The first was the citation of the study by Dallin H Oaks, in a group including highly impressionable youth, as the only scientific justification on talking points just like those of the ACP.

A talk about beliefs doesn't need to defer to science, of course. Beliefs are a separate thing. But once a scientific study is employed in support, it needs to be used responsibly. And in this case and many pushing similar views, McHugh's positions are the only science cited.

Aside: McHugh likes to use words like "truth", "biological fact", "fact of nature", as well as perpetuating myths about transgender people that have been widely discredited and are extremely disturbing to many transgender people who find out what is being said about them. However, in my own research, anecdotally of course, I've been unable to turn up much supporting these attitudes that doesn't have McHugh's articles and opinions at the root of the references.

Disappointingly, Oaks even implies a coverup, saying, "The media, for reasons that I won’t go into, has hardly taken any notice of that study."

Each and every time, Johns Hopkins University is cited as the home of the researcher involved. The name carries weight. Johns Hopkins has clout and lends significant credibility to McHugh and these reports. Every time, McHugh's credentials and often the official-sounding and purpose-masking name "American College of Pediatricians" are employed.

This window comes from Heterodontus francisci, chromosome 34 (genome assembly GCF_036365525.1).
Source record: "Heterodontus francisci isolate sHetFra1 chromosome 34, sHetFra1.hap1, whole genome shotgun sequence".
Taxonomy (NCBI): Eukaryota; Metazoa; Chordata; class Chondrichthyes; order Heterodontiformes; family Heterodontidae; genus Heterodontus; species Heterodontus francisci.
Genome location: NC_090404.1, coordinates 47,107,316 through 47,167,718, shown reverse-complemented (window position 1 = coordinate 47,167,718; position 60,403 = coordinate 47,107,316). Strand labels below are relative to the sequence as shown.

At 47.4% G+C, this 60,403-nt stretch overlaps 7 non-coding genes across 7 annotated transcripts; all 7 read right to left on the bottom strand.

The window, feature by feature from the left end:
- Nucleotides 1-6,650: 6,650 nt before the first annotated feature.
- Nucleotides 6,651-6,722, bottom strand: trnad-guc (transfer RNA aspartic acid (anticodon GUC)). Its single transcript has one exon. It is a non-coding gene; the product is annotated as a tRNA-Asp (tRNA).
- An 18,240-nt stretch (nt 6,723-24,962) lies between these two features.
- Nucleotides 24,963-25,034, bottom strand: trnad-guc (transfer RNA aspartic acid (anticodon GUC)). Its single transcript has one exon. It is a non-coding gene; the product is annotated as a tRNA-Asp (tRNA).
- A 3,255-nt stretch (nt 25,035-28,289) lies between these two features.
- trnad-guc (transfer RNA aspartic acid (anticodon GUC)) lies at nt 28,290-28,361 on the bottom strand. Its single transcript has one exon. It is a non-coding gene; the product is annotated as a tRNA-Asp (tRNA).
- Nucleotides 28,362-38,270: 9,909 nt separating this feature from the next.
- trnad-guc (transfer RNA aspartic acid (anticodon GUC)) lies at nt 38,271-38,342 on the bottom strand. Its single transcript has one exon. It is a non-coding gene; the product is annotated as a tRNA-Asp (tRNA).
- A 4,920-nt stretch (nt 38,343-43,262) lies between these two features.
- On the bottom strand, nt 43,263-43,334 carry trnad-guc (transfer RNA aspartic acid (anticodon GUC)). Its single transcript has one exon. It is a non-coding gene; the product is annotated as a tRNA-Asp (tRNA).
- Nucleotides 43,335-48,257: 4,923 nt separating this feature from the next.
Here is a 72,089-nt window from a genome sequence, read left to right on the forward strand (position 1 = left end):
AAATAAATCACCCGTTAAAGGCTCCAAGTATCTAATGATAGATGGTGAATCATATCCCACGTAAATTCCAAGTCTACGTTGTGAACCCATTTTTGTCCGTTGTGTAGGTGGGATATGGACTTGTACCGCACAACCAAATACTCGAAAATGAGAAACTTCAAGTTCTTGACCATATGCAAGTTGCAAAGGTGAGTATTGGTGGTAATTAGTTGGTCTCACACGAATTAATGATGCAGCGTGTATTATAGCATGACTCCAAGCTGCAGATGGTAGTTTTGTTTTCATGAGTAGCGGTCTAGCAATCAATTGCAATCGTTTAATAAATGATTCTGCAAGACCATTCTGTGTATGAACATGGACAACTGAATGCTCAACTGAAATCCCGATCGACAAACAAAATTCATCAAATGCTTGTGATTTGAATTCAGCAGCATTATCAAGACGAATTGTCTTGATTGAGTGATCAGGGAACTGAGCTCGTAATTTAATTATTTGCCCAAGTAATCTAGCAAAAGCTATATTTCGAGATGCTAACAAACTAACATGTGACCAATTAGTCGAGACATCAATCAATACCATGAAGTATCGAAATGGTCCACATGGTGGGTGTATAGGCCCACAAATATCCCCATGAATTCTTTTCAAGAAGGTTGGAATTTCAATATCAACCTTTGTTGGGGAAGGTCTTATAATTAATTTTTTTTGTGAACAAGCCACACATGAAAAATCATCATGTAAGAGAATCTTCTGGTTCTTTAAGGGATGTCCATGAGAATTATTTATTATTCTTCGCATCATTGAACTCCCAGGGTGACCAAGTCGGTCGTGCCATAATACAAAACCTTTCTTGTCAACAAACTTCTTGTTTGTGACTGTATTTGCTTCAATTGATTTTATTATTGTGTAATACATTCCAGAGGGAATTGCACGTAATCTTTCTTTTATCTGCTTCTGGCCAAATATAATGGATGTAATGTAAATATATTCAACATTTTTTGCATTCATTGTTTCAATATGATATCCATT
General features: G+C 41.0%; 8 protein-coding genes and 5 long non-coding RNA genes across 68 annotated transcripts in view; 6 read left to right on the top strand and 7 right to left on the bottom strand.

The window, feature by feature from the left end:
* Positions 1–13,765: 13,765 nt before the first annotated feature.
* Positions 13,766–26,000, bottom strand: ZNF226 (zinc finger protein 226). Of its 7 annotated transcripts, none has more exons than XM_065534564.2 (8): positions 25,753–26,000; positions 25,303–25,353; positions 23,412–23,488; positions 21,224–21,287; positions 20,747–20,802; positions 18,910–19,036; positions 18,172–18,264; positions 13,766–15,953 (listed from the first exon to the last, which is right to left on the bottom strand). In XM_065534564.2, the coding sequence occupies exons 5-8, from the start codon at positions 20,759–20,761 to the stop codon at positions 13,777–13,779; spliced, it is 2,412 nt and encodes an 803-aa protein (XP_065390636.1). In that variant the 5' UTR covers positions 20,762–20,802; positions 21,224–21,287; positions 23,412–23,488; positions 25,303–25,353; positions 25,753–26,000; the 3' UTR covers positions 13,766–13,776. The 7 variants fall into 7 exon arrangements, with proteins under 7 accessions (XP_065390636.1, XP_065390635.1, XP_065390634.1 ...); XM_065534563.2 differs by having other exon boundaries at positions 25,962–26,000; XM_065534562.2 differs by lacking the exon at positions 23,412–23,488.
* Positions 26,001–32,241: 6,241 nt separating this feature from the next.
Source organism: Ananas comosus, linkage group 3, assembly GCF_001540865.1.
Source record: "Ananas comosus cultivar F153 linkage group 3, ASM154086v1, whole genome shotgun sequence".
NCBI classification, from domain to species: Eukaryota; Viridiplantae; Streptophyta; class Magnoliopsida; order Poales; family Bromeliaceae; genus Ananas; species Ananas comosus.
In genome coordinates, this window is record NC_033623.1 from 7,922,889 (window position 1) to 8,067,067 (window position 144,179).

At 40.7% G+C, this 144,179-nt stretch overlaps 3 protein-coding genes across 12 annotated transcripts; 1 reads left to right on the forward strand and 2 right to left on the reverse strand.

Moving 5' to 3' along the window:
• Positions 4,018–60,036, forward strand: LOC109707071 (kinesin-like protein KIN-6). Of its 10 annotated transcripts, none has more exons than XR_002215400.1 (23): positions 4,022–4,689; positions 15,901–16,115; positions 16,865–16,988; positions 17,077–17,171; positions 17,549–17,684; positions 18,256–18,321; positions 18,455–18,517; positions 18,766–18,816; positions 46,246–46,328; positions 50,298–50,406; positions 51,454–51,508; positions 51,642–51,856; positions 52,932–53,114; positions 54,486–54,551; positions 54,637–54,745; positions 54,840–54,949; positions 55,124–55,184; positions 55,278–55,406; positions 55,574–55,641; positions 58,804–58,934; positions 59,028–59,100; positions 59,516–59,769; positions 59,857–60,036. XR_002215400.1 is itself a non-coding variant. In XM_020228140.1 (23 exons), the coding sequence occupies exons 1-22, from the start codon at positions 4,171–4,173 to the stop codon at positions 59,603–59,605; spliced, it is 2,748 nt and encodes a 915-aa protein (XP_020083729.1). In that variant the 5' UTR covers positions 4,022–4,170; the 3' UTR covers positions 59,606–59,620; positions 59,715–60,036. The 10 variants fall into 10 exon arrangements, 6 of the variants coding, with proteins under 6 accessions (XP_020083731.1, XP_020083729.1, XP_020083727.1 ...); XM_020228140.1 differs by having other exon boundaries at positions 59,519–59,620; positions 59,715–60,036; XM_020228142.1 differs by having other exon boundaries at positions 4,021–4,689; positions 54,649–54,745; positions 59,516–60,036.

Which leads to the second time I saw this study this week: Johns Hopkins University has disassociated itself from McHugh's "troubling" report:

[The report] was not published in the scientific literature, where it would have been subject to rigorous peer review prior to publication. It purports to detail the science of this area, but it falls short of being a comprehensive review.

Johns Hopkins has taken this action in response to a review from the Human Rights Campaign. The HRC has threatened Johns Hopkins with demotion on its Healthcare Equality Index. The HRC is an LGBT organization so this is unsurprising, but it's one whose review clearly matters to Johns Hopkins.

I am personally thrilled to see that it is no longer just advocacy groups calling attention to the misleading nature of McHugh's publishings, but his very own employer and with it the name which has been relied on to prop up the political agendas driving their research.

When we only hear a sentence for a hypothesis and a name or two for a citation, it's easy to be mistaken about the science we feel behind our beliefs. No side to any debate is immune to this. I don't blame any of us for falling for it. I do all the time. I can only hope that this is a step toward greater understanding for all and an greater inability for agendas to drive the attitudes of the masses on these very personal issues.

Footnotes and sources